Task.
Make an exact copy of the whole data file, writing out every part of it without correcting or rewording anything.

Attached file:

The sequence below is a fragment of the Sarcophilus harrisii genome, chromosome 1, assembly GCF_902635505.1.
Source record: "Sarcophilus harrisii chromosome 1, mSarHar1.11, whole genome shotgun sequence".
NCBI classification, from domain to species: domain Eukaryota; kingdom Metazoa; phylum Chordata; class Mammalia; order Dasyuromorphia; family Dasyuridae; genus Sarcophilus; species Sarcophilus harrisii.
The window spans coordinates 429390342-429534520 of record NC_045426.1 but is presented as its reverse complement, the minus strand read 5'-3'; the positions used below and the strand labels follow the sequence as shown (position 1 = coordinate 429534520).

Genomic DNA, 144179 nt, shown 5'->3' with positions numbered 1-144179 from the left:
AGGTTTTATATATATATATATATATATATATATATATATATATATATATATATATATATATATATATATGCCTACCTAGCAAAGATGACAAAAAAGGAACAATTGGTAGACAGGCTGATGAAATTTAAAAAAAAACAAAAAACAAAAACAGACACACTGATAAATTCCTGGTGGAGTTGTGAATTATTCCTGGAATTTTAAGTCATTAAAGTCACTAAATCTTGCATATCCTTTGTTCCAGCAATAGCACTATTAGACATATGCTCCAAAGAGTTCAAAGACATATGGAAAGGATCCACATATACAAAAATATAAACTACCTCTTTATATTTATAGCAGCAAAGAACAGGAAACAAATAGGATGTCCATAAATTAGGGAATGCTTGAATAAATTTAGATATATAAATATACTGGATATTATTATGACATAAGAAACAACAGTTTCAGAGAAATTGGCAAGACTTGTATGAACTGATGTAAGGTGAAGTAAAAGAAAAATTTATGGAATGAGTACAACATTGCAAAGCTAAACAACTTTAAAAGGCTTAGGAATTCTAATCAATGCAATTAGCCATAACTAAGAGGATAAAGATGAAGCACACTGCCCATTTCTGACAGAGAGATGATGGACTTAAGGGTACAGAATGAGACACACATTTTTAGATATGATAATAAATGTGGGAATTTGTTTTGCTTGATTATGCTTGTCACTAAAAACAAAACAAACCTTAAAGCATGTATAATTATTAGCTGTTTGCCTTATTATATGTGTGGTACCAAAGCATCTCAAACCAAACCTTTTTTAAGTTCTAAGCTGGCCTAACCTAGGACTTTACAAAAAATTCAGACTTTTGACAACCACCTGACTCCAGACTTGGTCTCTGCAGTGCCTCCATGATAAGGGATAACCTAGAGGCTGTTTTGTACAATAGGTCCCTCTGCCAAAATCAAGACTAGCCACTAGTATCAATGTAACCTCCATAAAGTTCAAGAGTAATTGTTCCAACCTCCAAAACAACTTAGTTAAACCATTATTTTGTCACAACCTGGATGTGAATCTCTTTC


The sequence below is a fragment of the Sarcophilus harrisii genome, chromosome 1, assembly GCF_902635505.1.
Source record: "Sarcophilus harrisii chromosome 1, mSarHar1.11, whole genome shotgun sequence".
NCBI classification, from domain to species: domain Eukaryota; kingdom Metazoa; phylum Chordata; class Mammalia; order Dasyuromorphia; family Dasyuridae; genus Sarcophilus; species Sarcophilus harrisii.
The window spans coordinates 429390342-429534520 of record NC_045426.1 but is presented as its reverse complement, the minus strand read 5'-3'; the positions used below and the strand labels follow the sequence as shown (position 1 = coordinate 429534520).

Genomic DNA, 144179 nt, shown 5'->3' with positions numbered 1-144179 from the left:
AGGTTTTATATATATATATATATATATATATATATATATATATATATATATATATATATATATATATATGCCTACCTAGCAAAGATGACAAAAAAGGAACAATTGGTAGACAGGCTGATGAAATTTAAAAAAAAACAAAAAACAAAAACAGACACACTGATAAATTCCTGGTGGAGTTGTGAATTATTCCTGGAATTTTAAGTCATTAAAGTCACTAAATCTTGCATATCCTTTGTTCCAGCAATAGCACTATTAGACATATGCTCCAAAGAGTTCAAAGACATATGGAAAGGATCCACATATACAAAAATATAAACTACCTCTTTATATTTATAGCAGCAAAGAACAGGAAACAAATAGGATGTCCATAAATTAGGGAATGCTTGAATAAATTTAGATATATAAATATACTGGATATTATTATGACATAAGAAACAACAGTTTCAGAGAAATTGGCAAGACTTGTATGAACTGATGTAAGGTGAAGTAAAAGAAAAATTTATGGAATGAGTACAACATTGCAAAGCTAAACAACTTTAAAAGGCTTAGGAATTCTAATCAATGCAATTAGCCATAACTAAGAGGATAAAGATGAAGCACACTGCCCATTTCTGACAGAGAGATGATGGACTTAAGGGTACAGAATGAGACACACATTTTTAGATATGATAATAAATGTGGGAATTTGTTTTGCTTGATTATGCTTGTCACTAAAAACAAAACAAACCTTAAAGCATGTATAATTATTAGCTGTTTGCCTTATTATATGTGTGGTACCAAAGCATCTCAAACCAAACCTTTTTTAAGTTCTAAGCTGGCCTAACCTAGGACTTTACAAAAAATTCAGACTTTTGACAACCACCTGACTCCAGACTTGGTCTCTGCAGTGCCTCCATGATAAGGGATAACCTAGAGGCTGTTTTGTACAATAGGTCCCTCTGCCAAAATCAAGACTAGCCACTAGTATCAATGTAACCTCCATAAAGTTCAAGAGTAATTGTTCCAACCTCCAAAACAACTTAGTTAAACCATTATTTTGTCACAACCTGGATGTGAATCTCTTTC